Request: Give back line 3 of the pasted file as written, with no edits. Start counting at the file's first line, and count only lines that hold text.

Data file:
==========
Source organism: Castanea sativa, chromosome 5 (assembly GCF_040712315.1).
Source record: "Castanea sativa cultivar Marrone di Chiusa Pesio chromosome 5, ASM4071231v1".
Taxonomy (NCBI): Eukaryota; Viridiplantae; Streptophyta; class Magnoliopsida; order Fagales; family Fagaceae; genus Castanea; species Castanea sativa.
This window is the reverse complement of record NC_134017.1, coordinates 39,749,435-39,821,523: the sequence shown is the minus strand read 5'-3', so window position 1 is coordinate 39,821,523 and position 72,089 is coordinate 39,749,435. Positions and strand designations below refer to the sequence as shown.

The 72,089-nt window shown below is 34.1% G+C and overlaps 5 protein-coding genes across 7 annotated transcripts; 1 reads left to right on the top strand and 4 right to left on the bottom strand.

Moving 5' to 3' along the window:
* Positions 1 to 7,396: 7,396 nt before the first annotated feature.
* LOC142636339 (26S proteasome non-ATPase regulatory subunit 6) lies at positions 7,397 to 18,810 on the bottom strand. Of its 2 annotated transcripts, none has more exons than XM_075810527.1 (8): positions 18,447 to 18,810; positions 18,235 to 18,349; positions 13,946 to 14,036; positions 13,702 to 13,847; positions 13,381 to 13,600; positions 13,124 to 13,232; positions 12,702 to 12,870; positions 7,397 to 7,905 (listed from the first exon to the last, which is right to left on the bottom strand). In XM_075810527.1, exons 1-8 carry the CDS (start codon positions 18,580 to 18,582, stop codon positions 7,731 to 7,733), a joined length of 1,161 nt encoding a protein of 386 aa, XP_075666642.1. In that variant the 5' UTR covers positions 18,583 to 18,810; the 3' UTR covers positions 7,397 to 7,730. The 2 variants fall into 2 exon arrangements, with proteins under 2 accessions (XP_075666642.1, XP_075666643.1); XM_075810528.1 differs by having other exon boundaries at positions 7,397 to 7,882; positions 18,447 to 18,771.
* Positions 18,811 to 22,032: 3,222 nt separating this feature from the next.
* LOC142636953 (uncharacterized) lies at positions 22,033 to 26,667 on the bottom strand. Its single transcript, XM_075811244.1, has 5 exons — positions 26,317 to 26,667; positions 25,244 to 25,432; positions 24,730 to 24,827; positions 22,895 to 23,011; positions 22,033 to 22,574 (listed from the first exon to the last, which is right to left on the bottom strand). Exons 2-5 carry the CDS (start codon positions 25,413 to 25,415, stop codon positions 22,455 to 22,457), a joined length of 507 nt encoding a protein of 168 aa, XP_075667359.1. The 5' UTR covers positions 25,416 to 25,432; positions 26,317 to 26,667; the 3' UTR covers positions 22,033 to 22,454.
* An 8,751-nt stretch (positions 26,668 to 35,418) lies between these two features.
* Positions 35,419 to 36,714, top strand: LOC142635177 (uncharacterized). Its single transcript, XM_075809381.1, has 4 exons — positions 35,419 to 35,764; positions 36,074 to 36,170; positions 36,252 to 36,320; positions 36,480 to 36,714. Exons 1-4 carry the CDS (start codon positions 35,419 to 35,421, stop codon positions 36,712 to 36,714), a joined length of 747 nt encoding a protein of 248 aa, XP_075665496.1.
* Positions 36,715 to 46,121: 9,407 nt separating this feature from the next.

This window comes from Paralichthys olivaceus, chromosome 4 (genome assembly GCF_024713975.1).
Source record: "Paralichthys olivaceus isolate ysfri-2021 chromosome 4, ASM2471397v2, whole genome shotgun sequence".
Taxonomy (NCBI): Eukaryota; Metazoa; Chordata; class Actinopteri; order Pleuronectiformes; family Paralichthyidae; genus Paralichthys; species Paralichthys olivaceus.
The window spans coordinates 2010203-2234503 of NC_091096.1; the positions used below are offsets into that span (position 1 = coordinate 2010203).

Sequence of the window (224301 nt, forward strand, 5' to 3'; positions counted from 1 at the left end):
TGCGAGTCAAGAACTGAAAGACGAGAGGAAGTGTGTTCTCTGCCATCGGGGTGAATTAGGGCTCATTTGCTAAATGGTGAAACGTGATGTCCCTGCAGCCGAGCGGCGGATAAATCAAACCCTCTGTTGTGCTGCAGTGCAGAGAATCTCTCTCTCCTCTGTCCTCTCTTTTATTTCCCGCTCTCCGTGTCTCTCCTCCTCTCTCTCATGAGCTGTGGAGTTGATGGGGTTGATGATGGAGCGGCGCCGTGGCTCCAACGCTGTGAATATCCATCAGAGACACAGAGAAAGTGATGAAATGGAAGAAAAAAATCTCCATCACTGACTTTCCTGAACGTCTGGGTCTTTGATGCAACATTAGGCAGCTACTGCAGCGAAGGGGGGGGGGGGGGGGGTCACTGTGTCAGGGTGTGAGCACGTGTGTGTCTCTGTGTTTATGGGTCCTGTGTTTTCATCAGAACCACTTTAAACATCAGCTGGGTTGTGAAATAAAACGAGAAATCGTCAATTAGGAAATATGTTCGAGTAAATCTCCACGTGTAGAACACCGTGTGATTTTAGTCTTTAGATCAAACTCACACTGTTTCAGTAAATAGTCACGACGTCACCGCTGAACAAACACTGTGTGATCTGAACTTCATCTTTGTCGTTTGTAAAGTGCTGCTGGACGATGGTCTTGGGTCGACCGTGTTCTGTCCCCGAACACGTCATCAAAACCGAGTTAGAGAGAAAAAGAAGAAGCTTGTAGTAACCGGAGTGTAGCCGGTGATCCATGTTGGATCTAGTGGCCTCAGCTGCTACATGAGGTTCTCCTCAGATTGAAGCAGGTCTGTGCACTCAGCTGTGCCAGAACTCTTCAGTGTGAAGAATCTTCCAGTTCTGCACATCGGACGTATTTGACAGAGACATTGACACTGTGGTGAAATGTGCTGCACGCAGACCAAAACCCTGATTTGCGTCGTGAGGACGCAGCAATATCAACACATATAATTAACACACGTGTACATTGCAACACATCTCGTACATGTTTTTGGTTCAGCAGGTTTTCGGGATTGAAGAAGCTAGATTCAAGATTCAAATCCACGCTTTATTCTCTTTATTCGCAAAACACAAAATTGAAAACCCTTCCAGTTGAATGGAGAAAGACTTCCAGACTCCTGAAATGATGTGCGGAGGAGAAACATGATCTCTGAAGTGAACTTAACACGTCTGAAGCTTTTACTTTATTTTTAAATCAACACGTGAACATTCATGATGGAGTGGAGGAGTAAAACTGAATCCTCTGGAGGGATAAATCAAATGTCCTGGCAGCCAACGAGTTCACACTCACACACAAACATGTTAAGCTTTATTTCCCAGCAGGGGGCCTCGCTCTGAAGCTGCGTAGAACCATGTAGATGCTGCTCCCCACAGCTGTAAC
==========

Taxonomy (NCBI): Eukaryota; Viridiplantae; Streptophyta; class Magnoliopsida; order Fagales; family Fagaceae; genus Castanea; species Castanea sativa.